What Does “Corrosion Resistant” Mean?
Corrosion is the gradual decay of a material caused by oxidation, chemical reactions, and other influencers. Corrosion resistance is one of the many benefits to working with electrical components like MIL-SPEC connectors and NATO connectors/plugs. When you work with wires, cables, and other types of electrical equipment, it’s important to understand corrosion and how to disrupt it.
So, what does “corrosion resistant” mean? Read on to learn more from Gateway Cable Company!
What is Corrosion Resistance?
Corrosion resistance refers to the ability of a material to resist the oxidation and chemical reactions that cause corrosion. This can be an inherent quality in materials or achieved with protective coatings. Metals like copper alloy, for example, display a variety of corrosion-resistant characteristics that make it a desirable choice, such as resistance to localized corrosion, pitting, cracks, and intra-granular corrosion.
Types of Corrosion
Corrosion comes in many forms. Here are some of the many types of corrosion:
- Atmospheric: The most common type of corrosion. Caused by exposure to oxygen and water vapor in the atmosphere.
- Uniform: Occurs uniformly over all surface areas.
- Pitting: Localized corrosion that results in a pit.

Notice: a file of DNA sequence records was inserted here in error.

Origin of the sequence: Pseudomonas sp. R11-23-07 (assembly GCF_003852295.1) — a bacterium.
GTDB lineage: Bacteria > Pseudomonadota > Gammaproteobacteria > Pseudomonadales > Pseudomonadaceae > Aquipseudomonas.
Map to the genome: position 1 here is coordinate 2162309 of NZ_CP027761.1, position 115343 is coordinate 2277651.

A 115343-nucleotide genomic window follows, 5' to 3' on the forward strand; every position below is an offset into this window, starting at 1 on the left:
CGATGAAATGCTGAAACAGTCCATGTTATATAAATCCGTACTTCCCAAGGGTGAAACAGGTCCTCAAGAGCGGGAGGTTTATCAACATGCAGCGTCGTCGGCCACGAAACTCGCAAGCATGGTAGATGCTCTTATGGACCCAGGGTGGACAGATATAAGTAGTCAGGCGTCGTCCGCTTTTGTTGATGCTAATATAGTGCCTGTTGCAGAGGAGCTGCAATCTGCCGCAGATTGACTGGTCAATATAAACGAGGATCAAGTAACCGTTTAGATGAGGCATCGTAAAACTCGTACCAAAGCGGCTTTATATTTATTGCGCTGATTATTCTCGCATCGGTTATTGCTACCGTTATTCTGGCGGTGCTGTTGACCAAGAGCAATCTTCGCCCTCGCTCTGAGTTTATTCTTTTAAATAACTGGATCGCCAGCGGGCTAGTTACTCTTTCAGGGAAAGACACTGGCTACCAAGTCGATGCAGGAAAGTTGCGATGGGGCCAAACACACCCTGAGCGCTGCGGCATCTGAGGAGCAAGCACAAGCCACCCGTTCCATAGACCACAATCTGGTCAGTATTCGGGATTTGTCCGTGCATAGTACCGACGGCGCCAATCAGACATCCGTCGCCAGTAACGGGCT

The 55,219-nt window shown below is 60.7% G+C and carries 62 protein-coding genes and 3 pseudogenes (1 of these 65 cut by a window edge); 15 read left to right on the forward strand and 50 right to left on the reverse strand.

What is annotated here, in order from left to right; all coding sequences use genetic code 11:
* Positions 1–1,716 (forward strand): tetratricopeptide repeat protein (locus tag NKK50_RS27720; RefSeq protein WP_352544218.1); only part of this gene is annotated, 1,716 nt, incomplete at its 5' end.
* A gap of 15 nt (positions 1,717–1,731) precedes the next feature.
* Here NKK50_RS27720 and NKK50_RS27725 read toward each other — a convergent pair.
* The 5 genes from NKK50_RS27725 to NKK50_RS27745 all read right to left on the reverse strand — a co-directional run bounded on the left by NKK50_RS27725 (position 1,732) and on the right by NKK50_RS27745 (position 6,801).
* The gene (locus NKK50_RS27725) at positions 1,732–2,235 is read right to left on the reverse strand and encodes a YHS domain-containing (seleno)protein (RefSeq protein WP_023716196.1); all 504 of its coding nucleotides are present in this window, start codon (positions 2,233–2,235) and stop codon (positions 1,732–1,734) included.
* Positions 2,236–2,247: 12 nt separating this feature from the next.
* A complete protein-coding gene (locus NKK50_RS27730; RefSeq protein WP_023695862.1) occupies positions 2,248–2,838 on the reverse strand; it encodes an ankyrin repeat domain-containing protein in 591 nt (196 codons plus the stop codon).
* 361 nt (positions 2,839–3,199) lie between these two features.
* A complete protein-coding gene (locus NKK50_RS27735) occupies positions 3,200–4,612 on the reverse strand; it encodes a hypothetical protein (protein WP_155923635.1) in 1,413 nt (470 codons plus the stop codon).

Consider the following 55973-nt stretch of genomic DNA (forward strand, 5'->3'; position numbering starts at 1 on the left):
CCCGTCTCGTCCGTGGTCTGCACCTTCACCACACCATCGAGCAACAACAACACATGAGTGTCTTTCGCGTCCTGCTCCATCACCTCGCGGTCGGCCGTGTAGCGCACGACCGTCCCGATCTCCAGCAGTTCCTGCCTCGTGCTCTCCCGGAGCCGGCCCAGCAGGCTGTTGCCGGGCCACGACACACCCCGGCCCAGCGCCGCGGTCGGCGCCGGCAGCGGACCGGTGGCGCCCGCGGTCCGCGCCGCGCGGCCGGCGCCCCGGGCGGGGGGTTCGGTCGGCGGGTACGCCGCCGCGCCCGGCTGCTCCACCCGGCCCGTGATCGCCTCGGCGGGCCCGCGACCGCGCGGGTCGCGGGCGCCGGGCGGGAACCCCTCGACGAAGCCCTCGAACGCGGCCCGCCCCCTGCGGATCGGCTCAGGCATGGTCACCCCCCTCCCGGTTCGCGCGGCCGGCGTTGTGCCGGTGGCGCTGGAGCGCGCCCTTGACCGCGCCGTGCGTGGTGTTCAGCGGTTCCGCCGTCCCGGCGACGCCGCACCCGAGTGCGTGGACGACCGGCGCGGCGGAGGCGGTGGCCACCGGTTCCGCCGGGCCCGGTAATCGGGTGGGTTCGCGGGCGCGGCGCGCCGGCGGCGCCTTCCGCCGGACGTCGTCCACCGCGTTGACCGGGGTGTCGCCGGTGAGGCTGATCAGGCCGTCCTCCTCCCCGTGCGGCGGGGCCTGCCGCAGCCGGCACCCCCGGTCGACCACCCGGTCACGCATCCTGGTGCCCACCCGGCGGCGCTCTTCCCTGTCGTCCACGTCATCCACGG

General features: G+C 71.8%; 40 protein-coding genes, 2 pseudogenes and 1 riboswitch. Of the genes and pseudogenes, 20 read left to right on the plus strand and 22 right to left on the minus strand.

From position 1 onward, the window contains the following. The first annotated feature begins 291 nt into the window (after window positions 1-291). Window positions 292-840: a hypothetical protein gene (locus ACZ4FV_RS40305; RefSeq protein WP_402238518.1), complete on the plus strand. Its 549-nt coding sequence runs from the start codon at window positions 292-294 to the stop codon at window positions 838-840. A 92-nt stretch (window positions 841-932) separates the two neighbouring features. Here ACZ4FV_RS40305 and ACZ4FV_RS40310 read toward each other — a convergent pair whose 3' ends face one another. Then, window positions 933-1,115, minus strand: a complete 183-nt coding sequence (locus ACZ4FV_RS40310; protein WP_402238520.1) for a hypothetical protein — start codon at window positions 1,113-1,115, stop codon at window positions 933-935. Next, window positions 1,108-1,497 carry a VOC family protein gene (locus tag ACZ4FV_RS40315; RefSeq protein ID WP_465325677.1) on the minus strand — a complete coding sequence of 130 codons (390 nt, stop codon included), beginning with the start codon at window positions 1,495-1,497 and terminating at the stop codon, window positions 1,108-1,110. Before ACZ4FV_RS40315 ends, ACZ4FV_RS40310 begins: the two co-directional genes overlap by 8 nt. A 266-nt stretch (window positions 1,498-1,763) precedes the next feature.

- Crevice: Localized corrosion that occurs in cracks or spaces.
- Galvanic: Localized corrosion that occurs when two dissimilar materials are joined in a corrosive electrolyte.
- Stress Corrosion Cracking: Cracking in a corrosive environment that can cause failure of materials.
- Inter-Granular: Localized corrosion that occurs at the grain boundaries of the metal.
- High-Temperature: Refers to a variety of corrosion types, including oxidation, sulfidation, ash/salt deposit corrosion, metal dusting, and molten salt corrosion.
- Microbial: Corrosion that occurs as the result of micro-organisms’ metabolic activity.
How is Corrosion Prevented?
There are many types of rust-proof metals, including aluminum, certain grades of stainless steel, galvanized steel, and red metals like copper. This doesn’t mean these metals never corrode, however. Protective coatings are available to prevent corrosion based on the material of the component. For example, you may use a zinc and aluminum coating to prevent galvanic corrosion in steel alloys and iron. We offer a range of corrosion resistant parts, such as our slave cables and adaptors. This saves you the hassle of shopping around. Our experts can point you in the right direction — no matter the application.